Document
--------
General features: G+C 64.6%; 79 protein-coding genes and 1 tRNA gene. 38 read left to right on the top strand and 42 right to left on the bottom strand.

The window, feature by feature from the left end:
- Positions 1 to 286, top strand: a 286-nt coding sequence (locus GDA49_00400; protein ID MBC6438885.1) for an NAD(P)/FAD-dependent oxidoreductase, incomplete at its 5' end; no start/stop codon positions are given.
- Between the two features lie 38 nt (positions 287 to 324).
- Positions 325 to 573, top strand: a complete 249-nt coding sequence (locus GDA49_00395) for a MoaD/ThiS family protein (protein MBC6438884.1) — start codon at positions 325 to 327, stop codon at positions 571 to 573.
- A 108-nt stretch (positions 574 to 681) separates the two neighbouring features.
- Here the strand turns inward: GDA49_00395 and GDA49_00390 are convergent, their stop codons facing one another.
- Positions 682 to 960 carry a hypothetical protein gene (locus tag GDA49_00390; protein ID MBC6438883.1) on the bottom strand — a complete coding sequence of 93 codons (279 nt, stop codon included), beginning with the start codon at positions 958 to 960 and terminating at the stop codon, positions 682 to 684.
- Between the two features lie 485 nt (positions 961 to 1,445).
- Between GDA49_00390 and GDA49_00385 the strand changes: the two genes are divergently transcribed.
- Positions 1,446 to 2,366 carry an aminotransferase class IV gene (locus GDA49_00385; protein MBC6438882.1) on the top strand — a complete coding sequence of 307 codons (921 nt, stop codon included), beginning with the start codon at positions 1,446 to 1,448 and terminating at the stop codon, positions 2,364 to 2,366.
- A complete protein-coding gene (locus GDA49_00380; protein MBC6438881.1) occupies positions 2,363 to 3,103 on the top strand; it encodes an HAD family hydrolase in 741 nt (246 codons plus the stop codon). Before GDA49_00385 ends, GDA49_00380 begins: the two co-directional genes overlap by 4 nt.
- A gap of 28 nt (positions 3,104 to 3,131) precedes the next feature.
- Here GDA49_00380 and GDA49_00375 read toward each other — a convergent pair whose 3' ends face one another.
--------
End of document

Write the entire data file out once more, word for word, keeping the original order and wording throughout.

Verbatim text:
General features: G+C 64.6%; 79 protein-coding genes and 1 tRNA gene. 38 read left to right on the top strand and 42 right to left on the bottom strand.

The window, feature by feature from the left end:
- Positions 1 to 286, top strand: a 286-nt coding sequence (locus GDA49_00400; protein ID MBC6438885.1) for an NAD(P)/FAD-dependent oxidoreductase, incomplete at its 5' end; no start/stop codon positions are given.
- Between the two features lie 38 nt (positions 287 to 324).
- Positions 325 to 573, top strand: a complete 249-nt coding sequence (locus GDA49_00395) for a MoaD/ThiS family protein (protein MBC6438884.1) — start codon at positions 325 to 327, stop codon at positions 571 to 573.
- A 108-nt stretch (positions 574 to 681) separates the two neighbouring features.
- Here the strand turns inward: GDA49_00395 and GDA49_00390 are convergent, their stop codons facing one another.
- Positions 682 to 960 carry a hypothetical protein gene (locus tag GDA49_00390; protein ID MBC6438883.1) on the bottom strand — a complete coding sequence of 93 codons (279 nt, stop codon included), beginning with the start codon at positions 958 to 960 and terminating at the stop codon, positions 682 to 684.
- Between the two features lie 485 nt (positions 961 to 1,445).
- Between GDA49_00390 and GDA49_00385 the strand changes: the two genes are divergently transcribed.
- Positions 1,446 to 2,366 carry an aminotransferase class IV gene (locus GDA49_00385; protein MBC6438882.1) on the top strand — a complete coding sequence of 307 codons (921 nt, stop codon included), beginning with the start codon at positions 1,446 to 1,448 and terminating at the stop codon, positions 2,364 to 2,366.
- A complete protein-coding gene (locus GDA49_00380; protein MBC6438881.1) occupies positions 2,363 to 3,103 on the top strand; it encodes an HAD family hydrolase in 741 nt (246 codons plus the stop codon). Before GDA49_00385 ends, GDA49_00380 begins: the two co-directional genes overlap by 4 nt.
- A gap of 28 nt (positions 3,104 to 3,131) precedes the next feature.
- Here GDA49_00380 and GDA49_00375 read toward each other — a convergent pair whose 3' ends face one another.